The winners have been announced. Thank you to everyone who participated!

Check out the winners!


Los Angeles Street

Heidi Duckler Dance


This grant will support an artistic residency that will transform currently vacant properties in the LA Fashion District into shared community assets. The HDD dancemobile (a yellow convertible mustang) will move with artists between 7th and 12th streets on Los Angeles Blvd, establishing a pop-up performance venue and discovery space for exhibits, performances, workshops, and other activities curated by HDD, with participation by a diverse mixture of community stakeholders.

Please describe the mission of your organization.

Heidi Duckler Dance (HDD) creates place-based performances that transform non-traditional spaces, providing learning opportunities and engaging diverse communities, in the belief that the arts can change our vision of the world and of ourselves.

In which areas of Los Angeles will you be directly working?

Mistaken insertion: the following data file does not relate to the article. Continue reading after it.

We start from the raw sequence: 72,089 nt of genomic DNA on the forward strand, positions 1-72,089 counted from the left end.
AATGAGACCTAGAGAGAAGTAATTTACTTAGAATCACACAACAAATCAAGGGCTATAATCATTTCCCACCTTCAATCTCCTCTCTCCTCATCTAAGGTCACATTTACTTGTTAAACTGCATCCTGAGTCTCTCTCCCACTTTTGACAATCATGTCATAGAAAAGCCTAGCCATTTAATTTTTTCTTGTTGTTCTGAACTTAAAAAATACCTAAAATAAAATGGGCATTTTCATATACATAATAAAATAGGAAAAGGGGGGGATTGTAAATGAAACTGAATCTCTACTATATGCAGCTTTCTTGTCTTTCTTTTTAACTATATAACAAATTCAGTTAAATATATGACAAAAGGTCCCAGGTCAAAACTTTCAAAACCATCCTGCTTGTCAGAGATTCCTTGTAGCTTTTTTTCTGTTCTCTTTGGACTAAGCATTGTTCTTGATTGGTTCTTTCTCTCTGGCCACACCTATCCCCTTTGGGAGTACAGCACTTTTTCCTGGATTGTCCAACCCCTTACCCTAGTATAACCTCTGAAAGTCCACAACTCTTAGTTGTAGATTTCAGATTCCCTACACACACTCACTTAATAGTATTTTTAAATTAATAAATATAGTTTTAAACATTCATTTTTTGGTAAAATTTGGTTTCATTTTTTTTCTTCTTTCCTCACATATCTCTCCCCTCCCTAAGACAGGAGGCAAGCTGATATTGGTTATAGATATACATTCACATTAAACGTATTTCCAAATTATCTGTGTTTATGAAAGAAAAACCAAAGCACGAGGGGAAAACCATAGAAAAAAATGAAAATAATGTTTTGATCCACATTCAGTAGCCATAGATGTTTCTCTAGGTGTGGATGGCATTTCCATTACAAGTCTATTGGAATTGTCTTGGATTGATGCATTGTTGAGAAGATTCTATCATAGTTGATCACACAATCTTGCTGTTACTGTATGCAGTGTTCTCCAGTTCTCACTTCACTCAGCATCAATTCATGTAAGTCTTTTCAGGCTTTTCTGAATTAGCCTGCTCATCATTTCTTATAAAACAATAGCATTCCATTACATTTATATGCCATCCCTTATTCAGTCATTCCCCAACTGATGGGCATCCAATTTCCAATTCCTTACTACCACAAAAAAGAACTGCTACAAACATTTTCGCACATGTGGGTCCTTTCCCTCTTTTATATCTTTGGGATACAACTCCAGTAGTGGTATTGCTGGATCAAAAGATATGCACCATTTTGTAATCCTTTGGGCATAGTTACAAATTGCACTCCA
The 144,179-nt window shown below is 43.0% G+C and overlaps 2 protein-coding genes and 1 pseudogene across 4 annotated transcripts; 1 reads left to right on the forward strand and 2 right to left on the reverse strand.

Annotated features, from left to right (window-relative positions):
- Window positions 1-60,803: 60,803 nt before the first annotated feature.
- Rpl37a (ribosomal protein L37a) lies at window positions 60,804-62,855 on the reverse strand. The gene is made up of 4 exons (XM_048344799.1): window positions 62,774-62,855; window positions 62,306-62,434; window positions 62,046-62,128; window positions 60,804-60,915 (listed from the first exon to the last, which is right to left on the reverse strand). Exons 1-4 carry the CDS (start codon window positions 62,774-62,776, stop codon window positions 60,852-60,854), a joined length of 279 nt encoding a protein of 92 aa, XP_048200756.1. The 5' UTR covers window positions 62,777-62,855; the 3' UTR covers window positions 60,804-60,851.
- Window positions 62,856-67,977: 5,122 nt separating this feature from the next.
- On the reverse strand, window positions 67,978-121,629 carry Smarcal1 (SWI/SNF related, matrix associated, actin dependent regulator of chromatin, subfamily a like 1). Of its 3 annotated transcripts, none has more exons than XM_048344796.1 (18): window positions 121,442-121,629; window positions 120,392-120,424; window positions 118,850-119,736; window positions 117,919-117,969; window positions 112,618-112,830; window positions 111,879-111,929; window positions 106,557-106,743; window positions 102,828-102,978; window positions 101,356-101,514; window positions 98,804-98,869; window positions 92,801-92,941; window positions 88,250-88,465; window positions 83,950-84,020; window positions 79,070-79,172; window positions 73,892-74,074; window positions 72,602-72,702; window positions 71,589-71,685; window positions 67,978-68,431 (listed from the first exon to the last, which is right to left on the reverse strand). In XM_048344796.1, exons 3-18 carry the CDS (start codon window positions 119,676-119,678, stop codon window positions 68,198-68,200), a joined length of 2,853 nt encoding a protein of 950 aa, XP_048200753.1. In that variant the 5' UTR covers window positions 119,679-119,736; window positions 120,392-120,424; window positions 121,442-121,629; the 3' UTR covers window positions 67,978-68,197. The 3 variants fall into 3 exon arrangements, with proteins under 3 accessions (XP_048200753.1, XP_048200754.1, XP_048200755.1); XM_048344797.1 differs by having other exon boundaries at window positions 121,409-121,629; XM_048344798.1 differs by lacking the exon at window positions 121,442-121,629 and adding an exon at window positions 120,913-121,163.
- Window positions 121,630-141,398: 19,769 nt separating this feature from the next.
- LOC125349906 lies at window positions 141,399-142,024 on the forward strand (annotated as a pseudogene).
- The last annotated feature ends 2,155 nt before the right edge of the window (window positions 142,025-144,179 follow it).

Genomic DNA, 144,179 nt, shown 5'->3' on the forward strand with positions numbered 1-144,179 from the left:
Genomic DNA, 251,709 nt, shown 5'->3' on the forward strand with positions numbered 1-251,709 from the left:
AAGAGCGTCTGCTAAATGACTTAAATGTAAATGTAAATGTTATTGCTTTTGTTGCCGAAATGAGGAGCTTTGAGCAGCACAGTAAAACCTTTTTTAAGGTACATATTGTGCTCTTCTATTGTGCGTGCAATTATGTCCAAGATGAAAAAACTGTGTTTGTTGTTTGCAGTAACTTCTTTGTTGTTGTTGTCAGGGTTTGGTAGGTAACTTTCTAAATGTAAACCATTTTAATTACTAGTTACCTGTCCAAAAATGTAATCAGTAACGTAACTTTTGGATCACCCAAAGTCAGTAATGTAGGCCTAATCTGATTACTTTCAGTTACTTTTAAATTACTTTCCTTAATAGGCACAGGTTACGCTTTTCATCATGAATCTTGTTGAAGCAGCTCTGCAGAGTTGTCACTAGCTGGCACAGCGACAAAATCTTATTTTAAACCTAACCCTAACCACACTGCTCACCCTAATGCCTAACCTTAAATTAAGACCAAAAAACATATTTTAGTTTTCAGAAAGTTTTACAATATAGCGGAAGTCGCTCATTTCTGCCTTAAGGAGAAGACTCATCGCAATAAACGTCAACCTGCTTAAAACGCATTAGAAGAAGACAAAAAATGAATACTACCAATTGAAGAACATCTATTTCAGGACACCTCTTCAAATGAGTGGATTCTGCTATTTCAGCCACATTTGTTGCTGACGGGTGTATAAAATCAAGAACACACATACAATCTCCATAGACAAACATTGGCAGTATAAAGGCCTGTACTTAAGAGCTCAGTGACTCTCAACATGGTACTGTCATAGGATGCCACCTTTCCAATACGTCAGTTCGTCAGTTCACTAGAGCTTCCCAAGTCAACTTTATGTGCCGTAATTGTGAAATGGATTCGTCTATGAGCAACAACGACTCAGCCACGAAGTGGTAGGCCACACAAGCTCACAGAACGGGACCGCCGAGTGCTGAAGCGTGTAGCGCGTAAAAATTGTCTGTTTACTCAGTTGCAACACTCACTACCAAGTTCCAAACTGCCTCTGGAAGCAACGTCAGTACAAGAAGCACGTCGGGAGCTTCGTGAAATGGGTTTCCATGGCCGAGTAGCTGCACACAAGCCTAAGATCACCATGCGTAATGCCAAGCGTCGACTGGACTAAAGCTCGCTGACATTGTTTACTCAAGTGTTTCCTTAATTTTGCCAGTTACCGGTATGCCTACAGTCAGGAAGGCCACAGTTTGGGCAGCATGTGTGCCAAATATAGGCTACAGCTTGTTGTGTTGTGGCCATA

• City of Los Angeles

In what stage of innovation is this project?

Pilot project or new program

Please list the organizations collaborating on this proposal.

  • LA Fashion District BID
  • SLATE - Z
  • Urban Voices Project (Arts Organization)
  • AYAN (Property owner & community organization)
  • Santee Village (Property owner)
  • Werkartz (Art spaces)
  • Senator Holly J. Mitchell (Government partner)

If you are submitting a collaborative proposal, please describe the specific role of partner organizations in the project.

HDD will work with the LA Fashion District Business Improvement District (BID); local businesses and property owners; SLATE-Z; local and State government; Ninth Street Elementary; and other local nonprofit partners to ensure that the unique “maker” culture of the existing community can remain and residents are not displaced. These relationships developed when we moved our headquarters in the Bendix Building in the Fashion District four years ago. To introduce ourselves to the community, we visited local shops with a boombox and danced in them. The owners, workers, and patrons not only accepted and appreciated this effort, but they danced with us. We are proud to have a number of Statements of Support from businesses and property owners who are excited to participate in Los Angeles Street.

What is the need you’re responding to?